This ‘Need-to-Know’ blog post series features noteworthy stories that speak of need-to-know developments within higher education and K-12 that have the potential to influence, challenge and/or transform traditional education as we know it.
1) Udacity’s New Direction
Making headlines in education circles this week is Udacity’s about-face, its change in direction, and new reason for being. Thrun interviewed for a lengthy article in Fast Company magazine published last week, shared his new [and apparently improved] direction for Udacity—no longer is it higher education, the employment sector according to Thrun is the best market for Udacity’s MOOCs. I shared my initial thoughts in a post earlier this week—my aim here is to share with readers the specifics of Udacity’s re-branding.
Udacity as readers will remember was heavily involved in higher education as recently as a few months ago. Udacity’s pilot program with San Jose State University was a significant investment for SJSU, however was a failure overall. Sadly, the majority of the students, including those requiring remedial support, failed the MOOC classes. In the Fast Company interview Thrun was dismissive of the pilot, and the students’ failures. Udacity apparently has found a more compliant market, (and more profitable) and is partnering with companies or what Thrun calls “industry partners”. Udacity’s partners according to Udacity’s blog:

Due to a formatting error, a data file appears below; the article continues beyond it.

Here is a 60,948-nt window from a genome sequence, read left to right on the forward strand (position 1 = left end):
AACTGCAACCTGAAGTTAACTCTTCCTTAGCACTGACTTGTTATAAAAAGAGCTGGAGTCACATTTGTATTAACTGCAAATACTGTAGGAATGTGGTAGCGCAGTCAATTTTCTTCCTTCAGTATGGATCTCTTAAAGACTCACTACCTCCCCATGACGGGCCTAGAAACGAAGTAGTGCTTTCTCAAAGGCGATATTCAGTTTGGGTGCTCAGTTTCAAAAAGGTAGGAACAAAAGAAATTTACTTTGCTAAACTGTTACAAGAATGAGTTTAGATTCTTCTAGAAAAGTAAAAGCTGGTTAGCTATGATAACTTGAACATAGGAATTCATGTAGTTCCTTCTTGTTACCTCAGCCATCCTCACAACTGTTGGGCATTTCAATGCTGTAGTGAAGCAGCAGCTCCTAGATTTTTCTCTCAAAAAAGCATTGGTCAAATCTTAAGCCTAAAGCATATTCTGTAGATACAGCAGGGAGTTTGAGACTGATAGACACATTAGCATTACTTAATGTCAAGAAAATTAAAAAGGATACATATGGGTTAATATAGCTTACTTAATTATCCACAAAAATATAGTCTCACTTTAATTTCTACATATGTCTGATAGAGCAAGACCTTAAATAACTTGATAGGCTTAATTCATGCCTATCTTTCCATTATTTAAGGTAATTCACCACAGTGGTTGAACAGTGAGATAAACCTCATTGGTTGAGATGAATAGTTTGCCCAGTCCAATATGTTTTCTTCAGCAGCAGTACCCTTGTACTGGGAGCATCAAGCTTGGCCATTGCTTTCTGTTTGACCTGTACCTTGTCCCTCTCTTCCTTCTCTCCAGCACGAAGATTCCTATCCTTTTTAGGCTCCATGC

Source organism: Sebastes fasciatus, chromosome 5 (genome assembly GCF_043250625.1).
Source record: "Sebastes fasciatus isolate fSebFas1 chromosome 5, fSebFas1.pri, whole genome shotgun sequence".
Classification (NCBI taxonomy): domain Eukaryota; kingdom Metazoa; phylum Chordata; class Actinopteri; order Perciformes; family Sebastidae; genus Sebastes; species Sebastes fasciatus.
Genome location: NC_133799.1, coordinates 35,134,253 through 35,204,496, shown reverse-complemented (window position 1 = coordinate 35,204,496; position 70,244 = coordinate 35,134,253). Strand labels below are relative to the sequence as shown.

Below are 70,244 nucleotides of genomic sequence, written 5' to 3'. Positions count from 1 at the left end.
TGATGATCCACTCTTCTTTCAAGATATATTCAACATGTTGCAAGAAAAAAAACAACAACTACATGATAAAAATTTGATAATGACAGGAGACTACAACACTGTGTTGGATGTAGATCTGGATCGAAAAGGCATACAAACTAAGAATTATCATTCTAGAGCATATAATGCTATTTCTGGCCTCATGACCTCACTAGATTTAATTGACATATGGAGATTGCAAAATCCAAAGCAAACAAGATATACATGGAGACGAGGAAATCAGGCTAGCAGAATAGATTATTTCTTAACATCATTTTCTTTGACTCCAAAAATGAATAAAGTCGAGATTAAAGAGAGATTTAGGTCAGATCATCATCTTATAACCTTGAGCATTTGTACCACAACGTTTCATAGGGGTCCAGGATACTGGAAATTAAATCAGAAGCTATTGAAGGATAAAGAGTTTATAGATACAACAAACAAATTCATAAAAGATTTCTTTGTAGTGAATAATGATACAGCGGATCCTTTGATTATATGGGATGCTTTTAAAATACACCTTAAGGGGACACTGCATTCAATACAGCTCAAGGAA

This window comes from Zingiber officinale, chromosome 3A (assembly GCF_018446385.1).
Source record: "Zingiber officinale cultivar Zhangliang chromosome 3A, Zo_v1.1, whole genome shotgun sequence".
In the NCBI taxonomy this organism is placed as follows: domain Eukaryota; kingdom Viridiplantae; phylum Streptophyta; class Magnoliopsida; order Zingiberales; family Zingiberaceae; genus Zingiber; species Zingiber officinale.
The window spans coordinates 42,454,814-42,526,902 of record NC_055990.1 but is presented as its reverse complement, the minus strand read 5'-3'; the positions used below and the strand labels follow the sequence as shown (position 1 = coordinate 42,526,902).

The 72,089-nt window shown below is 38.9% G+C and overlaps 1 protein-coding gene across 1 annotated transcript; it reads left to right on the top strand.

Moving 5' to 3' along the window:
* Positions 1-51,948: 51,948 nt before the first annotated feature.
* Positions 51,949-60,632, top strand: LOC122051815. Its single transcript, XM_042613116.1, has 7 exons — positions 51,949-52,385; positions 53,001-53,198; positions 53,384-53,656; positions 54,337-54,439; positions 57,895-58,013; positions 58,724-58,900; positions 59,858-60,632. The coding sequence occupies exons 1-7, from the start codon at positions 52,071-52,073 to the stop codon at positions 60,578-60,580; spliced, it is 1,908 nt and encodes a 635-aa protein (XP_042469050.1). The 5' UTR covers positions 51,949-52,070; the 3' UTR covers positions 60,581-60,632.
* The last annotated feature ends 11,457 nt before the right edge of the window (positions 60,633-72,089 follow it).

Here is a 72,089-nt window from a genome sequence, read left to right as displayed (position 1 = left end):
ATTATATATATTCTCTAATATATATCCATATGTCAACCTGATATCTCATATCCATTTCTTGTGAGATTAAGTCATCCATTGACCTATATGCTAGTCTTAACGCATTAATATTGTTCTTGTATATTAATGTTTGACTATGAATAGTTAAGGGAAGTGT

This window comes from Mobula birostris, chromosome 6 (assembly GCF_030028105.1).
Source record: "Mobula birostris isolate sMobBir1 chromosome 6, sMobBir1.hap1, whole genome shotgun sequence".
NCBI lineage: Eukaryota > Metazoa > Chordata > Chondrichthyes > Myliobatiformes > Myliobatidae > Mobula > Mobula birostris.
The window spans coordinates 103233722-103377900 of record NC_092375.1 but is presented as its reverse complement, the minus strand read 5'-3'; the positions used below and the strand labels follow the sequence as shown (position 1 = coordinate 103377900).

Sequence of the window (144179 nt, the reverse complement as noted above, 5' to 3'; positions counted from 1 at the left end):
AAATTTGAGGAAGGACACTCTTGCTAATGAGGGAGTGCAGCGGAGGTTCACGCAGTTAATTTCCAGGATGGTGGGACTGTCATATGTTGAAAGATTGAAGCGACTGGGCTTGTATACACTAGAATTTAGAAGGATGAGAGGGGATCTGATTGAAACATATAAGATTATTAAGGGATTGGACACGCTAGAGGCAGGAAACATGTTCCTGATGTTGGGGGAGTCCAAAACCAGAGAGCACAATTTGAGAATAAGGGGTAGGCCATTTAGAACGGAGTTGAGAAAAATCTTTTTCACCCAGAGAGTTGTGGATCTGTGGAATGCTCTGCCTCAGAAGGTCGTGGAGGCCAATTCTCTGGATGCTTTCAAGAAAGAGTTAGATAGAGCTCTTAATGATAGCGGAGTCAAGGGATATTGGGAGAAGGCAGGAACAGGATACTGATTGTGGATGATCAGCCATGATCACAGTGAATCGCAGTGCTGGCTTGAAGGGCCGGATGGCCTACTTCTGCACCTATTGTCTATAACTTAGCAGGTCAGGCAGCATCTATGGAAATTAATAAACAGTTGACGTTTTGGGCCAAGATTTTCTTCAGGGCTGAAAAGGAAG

Cloudera, the industry leader for enterprise data management software
“As Mike Olson, Cloudera’s Chief Strategy Officer and Chairman of the Board, shared, “We believe in Udacity’s vision to democratize education by making professional training affordable and accessible to everyone, and believe this model will enable us to more effectively reach aspiring Big Data technologists around the world who want to expand their skills into Hadoop. Together, Cloudera and Udacity are leveling the playing field, empowering anyone with the desire to learn to get the necessary skills to succeed in the modern data economy, regardless of where they live or what their socio-economic background is.” Udacity blog, November
Salesforce.com for app Development
“That’s the whole premise of our Open Education Alliance and we’re really fortunate to be able to collaborate with salesforce.com and other industry leaders on this mission. Whether you’re looking to become a Salesforce developer, hoping to use Salesforce more effectively to get your work done, or just looking to build something, this course is a great first step.” Udacity blog, November 18, 2013
Insights: Quite concerning is the power and influence the for-profit MOOC providers (Udacity and Coursera) hold—not only with coporations, but with some higher education institutions, state leaders, and even the Department of Education. Worrisome.
2) MOOCjam with George Siemens
This past Wednesday, George Siemens hosted a MOOCjam, an online day-long discussion about a conceptual framework consisting of “nine distinct components rooted in an underlying foundation of technology and systems support and evaluation”—developed for examining Massive Open Online Course experiences. Among the nine elements are design, learner profile and pedagogy.